Writing emails, editing documents and crunching spreadsheets are tasks that can be done anywhere. Work can’t.
In today’s society, perhaps the single most important fear of withdrawal from work might be economic. However, its importance goes well beyond that.
Work contributes to a sense of belonging, identity, and purpose. Studies on non-human primates show how even in a controlled environment, without predators and with a consistent food supply – in other words, a utopian future for some of us – feeding enrichment programs, where animals ‘work’ for their food stimulate and maximize their health and wellbeing.
Work and workplace
My Ph.D. on workplace architecture and technology concluded that the more technology we create, the more human our workplaces need to be to nurture our remaining advantages over machines.
Interestingly, machines beat us at chess, Jeopardy! and Go, not by replicating human thinking, but by relentlessly applying logical calculations. Humans made errors, became anxious and feared for their reputations. Human players lost to computers because of their humanity. Our jobs in the future, ergo our workplaces, need to reflect our humanity.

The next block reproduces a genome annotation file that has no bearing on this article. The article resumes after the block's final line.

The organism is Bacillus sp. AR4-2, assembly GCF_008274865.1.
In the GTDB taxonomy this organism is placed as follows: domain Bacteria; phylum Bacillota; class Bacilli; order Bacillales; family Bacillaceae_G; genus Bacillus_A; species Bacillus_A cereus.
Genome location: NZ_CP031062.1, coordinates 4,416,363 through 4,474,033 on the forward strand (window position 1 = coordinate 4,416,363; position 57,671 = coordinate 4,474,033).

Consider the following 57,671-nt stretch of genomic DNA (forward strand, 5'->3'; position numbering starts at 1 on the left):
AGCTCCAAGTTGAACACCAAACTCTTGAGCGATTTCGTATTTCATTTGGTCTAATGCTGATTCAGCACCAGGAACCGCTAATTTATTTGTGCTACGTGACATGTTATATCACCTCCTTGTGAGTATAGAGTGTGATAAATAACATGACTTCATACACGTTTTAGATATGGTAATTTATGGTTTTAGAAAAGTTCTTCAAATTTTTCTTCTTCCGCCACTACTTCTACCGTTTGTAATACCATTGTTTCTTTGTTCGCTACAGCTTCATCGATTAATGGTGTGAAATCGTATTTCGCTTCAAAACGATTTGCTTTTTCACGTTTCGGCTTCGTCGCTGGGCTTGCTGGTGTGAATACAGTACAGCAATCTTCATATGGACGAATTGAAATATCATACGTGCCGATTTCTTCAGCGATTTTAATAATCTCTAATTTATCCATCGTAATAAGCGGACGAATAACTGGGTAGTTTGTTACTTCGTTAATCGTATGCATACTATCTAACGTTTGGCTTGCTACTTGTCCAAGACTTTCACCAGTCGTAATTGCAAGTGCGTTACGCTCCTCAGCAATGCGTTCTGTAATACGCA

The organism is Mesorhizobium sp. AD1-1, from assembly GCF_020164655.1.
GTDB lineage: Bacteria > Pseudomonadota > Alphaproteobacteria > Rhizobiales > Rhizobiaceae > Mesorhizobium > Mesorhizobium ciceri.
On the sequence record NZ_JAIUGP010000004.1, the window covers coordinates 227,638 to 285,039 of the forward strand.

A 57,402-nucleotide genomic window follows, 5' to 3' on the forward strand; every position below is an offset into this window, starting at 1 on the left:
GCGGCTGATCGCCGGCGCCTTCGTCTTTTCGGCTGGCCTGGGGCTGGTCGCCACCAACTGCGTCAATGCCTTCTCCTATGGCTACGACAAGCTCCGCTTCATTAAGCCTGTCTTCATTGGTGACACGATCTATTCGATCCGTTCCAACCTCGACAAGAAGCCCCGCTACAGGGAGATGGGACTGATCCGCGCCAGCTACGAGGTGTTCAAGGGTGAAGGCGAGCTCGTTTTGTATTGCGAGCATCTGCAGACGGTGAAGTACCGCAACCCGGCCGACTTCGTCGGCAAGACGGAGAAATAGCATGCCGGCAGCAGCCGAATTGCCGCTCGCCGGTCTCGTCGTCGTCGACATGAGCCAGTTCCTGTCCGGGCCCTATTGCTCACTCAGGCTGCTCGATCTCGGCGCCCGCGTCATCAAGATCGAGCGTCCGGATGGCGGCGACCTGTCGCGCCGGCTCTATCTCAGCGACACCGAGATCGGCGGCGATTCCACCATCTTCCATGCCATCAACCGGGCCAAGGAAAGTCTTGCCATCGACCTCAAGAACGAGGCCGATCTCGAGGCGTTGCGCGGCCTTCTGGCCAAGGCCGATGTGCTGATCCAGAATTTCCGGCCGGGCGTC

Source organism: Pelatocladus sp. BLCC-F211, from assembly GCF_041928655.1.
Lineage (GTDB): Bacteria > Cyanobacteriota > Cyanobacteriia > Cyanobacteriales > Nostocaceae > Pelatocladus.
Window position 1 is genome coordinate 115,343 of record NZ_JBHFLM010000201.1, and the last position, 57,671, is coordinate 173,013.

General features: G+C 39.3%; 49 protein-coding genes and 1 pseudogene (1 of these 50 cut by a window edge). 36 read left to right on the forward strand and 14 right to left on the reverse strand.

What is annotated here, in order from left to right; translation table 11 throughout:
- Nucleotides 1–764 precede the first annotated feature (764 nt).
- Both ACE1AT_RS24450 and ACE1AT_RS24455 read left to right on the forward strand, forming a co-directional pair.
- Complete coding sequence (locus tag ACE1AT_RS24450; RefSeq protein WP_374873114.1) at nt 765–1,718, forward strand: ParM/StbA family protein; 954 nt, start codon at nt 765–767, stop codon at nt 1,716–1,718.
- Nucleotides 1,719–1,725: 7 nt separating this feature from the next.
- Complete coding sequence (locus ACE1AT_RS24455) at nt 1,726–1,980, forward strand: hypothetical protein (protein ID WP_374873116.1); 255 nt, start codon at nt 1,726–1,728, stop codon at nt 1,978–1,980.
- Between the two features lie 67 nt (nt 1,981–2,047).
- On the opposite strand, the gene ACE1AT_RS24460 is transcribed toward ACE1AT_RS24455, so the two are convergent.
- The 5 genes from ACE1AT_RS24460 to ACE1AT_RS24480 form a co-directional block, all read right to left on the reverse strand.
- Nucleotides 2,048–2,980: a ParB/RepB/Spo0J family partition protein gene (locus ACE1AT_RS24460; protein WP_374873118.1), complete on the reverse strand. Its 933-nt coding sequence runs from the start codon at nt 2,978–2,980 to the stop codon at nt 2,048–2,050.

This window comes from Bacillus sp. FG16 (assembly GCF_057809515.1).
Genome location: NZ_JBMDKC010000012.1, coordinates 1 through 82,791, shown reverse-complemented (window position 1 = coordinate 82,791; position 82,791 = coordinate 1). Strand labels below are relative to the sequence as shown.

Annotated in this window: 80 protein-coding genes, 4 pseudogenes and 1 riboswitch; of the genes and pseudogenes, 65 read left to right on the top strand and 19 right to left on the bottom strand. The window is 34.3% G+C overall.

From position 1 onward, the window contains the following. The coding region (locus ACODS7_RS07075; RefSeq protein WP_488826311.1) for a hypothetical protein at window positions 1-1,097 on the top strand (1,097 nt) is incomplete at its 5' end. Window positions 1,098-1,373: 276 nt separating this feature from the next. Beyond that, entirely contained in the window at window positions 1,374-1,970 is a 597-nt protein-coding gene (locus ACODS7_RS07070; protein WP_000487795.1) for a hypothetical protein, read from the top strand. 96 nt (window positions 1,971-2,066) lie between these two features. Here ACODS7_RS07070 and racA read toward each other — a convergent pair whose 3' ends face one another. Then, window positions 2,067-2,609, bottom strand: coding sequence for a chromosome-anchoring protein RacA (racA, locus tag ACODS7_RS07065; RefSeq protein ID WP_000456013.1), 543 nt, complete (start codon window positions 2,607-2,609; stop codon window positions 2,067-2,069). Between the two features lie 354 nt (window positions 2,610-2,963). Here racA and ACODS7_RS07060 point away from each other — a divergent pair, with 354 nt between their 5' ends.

It is thus necessary to expand the discussion beyond whether there will be less or more of jobs. The quality of jobs, what we will be doing and why is as important.
And thus, while we might not recognize the activities that constitute work in the future, perhaps feeding fish, the environment in which they occur might feel increasingly human and recognizable as such.
This view might seem out of touch with dominant workplace strategies that aim to optimize the number of people per square meter. Ironically, algorithms are too getting better “at the task of packing the maximum possible desks in a given office polygon”.
By the same token, contemporary management styles reward, if not outright demand, machine-like traits such as efficiency, consistency and the constant increase of productivity. However, aiming to convert people into machines is only a competitive advantage when competing with other humans, and not when competing against AI.
Of course, the humanization of work and workplaces will take time. It was not until recently that emotions started to be recognized in an otherwise rational view of work and workplaces.
We should remain hopeful that the most significant and exciting outcome of technology influencing the design of workplace environments in the future might not come from people-cramming algorithms. But, by AI redefining, if not enriching, our purpose and design follow suit.